Even before she was chosen as interim superintendent last week, Aleesia Johnson was a rising star in Indianapolis Public Schools.
Johnson spearheaded the district’s innovation strategy under departing superintendent Lewis Ferebee, developing controversial partnerships with nonprofit or charter operators and giving schools more freedom.
Her work overseeing innovation schools — sometimes used as a turnaround approach for the most struggling schools — has transformed the district into a more decentralized, hybrid model that has attracted the national spotlight. Because of innovation schools, Indianapolis is widely regarded by reform advocates as a district among the “most inventive and dynamic in the country,” as the Center on Reinventing Public Education put it last year.
Now Johnson, 40, is the first African-American woman to serve as the district’s superintendent, and she appears a likely contender when the district begins its search for a permanent successor to Ferebee.
“I’m under no illusion of the challenges that face our district and the tough decisions that will have to be made,” Johnson said in a district blog post about her appointment.
As deputy superintendent of academics, Johnson has often been a public face of the district, speaking on panels about racial equity in education and forums about the district’s innovation work. Personable and confident, she’s well respected within the district and in Indianapolis education circles, even though her work with innovation schools can be controversial.
As a key leader in Ferebee’s administration, Johnson is closely tied to charter schools and school reform in Indianapolis. A former Teach for America and KIPP Indy leader, she has said she supports the path the district is on, which means she’ll likely have the support of the majority of the school board. Johnson told the Center on Reinventing Public Education that she was drawn to Indianapolis Public Schools in 2015 because she “connected really strongly with the vision the superintendent laid out.”
“She’s had the opportunity to see first-hand some of our strategy and transformation efforts,” Ferebee said Friday.
Under Johnson’s leadership, the district would likely continue to broaden its innovation strategy. A district of some 30,000 students, made up of mostly students of color and from poor families, Indianapolis Public Schools serves about a quarter of its students in 20 innovation schools.
In interviews, Johnson has often touted how innovation schools can move more nimbly than schools that have to wait for district-level changes.
“I think what we’re trying to do is create a third way of thinking — how do you marry empowering schools with flexibility with lots of the resources that are available to schools in a traditional public schools district structure,” Johnson told the Reinventing America’s Schools project, a pro-charter school reform movement led by David Osborne.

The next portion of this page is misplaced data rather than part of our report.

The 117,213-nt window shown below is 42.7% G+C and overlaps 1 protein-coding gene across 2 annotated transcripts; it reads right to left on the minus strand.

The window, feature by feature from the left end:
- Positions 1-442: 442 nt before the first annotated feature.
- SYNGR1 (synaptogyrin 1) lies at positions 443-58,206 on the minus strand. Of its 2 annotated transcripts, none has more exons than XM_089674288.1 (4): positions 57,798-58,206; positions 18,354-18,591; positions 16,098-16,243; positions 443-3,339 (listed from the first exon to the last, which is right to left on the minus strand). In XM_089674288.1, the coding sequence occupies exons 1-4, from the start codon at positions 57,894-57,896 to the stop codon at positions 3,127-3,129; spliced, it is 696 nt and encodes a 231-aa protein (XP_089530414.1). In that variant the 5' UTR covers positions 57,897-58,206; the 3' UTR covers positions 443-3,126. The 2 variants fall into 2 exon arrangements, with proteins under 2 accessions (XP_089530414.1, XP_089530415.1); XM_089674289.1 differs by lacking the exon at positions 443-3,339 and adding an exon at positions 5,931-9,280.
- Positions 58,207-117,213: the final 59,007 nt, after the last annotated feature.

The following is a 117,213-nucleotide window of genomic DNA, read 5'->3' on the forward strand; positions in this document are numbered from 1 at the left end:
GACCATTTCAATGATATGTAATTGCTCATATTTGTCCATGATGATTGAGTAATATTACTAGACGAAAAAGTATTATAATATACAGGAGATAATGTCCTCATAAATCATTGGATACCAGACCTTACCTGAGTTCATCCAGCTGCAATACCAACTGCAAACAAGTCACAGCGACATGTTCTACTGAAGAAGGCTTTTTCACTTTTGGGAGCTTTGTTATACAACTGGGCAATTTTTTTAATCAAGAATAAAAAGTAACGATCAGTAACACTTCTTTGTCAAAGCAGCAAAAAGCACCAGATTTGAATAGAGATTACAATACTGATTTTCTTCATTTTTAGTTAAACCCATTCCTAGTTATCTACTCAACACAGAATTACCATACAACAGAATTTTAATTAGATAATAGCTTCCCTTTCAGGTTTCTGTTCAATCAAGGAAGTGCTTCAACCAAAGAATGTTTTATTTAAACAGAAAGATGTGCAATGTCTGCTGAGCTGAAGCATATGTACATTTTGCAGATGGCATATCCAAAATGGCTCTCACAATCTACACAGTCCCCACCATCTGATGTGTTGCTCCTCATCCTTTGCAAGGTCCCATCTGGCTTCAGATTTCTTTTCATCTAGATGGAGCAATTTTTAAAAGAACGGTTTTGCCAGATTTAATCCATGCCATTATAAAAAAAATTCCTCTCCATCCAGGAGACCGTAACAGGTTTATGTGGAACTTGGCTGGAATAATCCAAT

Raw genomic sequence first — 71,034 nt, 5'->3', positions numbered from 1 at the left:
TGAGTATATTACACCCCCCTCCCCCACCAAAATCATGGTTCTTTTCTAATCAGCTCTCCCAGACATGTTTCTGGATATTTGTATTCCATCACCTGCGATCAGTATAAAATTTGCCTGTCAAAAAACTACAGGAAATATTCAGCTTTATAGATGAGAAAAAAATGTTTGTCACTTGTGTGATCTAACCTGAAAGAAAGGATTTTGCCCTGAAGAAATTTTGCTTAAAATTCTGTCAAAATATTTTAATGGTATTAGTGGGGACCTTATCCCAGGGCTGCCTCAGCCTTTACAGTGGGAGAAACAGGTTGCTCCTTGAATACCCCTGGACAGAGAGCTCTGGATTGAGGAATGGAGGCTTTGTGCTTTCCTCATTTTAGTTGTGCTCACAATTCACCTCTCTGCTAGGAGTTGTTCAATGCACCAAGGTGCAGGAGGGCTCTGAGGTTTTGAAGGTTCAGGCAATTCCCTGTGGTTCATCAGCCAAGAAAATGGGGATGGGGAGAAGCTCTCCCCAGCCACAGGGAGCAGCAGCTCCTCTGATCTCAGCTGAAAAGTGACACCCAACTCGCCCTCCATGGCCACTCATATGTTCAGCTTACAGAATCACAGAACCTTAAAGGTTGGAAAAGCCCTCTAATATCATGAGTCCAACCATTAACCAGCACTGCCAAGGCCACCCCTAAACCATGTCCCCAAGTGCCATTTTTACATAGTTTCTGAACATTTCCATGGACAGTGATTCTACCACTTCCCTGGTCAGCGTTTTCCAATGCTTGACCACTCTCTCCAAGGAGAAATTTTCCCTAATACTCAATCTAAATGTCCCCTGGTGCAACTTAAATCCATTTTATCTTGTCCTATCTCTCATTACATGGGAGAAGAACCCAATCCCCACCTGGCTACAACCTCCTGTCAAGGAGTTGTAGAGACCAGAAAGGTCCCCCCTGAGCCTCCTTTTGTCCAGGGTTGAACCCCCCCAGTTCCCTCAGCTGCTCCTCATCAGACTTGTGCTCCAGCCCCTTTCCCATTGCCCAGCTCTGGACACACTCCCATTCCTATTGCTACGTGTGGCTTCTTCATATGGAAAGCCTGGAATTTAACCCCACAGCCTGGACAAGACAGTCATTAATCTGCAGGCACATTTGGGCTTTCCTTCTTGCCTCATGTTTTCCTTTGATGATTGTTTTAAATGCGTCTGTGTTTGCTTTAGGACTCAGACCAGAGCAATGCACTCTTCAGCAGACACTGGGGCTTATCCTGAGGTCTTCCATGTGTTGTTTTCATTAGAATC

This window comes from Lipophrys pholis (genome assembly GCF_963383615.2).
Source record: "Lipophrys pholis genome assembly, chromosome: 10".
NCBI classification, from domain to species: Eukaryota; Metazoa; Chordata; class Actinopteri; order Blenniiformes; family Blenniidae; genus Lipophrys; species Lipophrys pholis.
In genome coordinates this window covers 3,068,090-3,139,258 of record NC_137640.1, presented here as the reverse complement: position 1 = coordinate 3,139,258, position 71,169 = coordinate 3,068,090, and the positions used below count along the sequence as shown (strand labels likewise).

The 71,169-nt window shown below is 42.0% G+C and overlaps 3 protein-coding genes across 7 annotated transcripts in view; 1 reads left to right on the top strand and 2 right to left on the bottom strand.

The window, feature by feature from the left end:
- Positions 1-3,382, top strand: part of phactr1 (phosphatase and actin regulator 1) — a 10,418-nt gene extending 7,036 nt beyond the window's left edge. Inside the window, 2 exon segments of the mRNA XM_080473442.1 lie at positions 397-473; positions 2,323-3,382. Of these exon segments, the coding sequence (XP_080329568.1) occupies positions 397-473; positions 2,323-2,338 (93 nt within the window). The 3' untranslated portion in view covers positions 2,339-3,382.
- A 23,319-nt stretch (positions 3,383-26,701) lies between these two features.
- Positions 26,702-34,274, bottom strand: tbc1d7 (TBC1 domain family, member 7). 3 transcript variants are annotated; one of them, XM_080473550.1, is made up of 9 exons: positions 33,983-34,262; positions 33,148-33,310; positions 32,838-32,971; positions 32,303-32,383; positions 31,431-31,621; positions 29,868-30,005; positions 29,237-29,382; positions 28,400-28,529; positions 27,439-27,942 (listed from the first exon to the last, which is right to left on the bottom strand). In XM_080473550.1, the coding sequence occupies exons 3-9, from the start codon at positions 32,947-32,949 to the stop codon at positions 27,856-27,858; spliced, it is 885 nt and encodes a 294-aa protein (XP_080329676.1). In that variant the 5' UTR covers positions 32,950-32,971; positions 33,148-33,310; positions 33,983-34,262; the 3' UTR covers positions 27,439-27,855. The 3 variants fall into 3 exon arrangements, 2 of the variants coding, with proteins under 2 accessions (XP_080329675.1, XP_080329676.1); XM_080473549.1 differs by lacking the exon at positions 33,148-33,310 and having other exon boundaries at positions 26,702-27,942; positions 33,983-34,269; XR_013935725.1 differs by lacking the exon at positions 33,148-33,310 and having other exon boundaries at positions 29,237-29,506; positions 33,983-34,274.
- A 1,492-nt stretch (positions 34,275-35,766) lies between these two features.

It’s hard to make a blanket statement on the performance of innovation schools. Because most of them are less than three years old, many are graded based on the growth of their students alone without taking into account their proficiency levels. Many of the schools have seen early gains in passing rates on state tests.
Johnson has been upfront about the challenges of the innovation strategy. In the book “Reinventing America’s Schools,” Osborne wrote that she acknowledges “constant problems to be worked out,” such as funding to support innovation schools and uprooting teachers when schools convert to innovation.
“It’s never, ‘No, we can’t do that,’” she said in the book. “It’s, ‘Oh, we’ve never done that, so let’s talk about it and figure out how to get it done.’”
In an interview with the local Indy Education blog, Johnson said she invites critics to see the changes strong leaders can make in innovation schools.
She also said innovation can allow community members to feel like they have ownership of the schools in their neighborhood: “I see this work as an incredible opportunity for there to be, unlike ever before, a much stronger community voice, much stronger way for parents to interact and engage in their schools.”
Still, Johnson was careful to note Friday that she won’t be a carbon-copy of her former boss, who has both won the hearts of many national reformers and rankled community members with the dramatic changes to the district. “I think obviously I am a different leader,” she said.
She won’t be immune to criticism. The IPS Community Coalition, a grassroots group that is critical of innovation schools, posted on Facebook about Johnson’s appointment to interim superintendent: “Although that is a great milestone for IPS in terms of equity and diversity, we have continued concern about the IPS agenda. The statement this appointment makes about pushing innovation schools and charter ‘choices’ on poor, and black and brown students is concerning — as charters have not proved to be more effective, nor equitable in their treatment of students.”
Others, though, including school board members, have heralded her appointment. Andrew Pillow, a teacher who worked with Johnson at KIPP Indy, wrote on the Indy K12 blog that Johnson is “infinitely qualified and the perfect choice to lead Indianapolis Public Schools.”
So far, Johnson has said she will wait until the school board decides the superintendent search process to say whether she’s throwing her hat in the ring to lead the district long-term.
Asked again in her first television interview as interim superintendent this week, she said, “We shall see.”
Correction: Jan. 4, 2019: A previous version of this story identified the Indy K12 blog under its former name, Indy Education.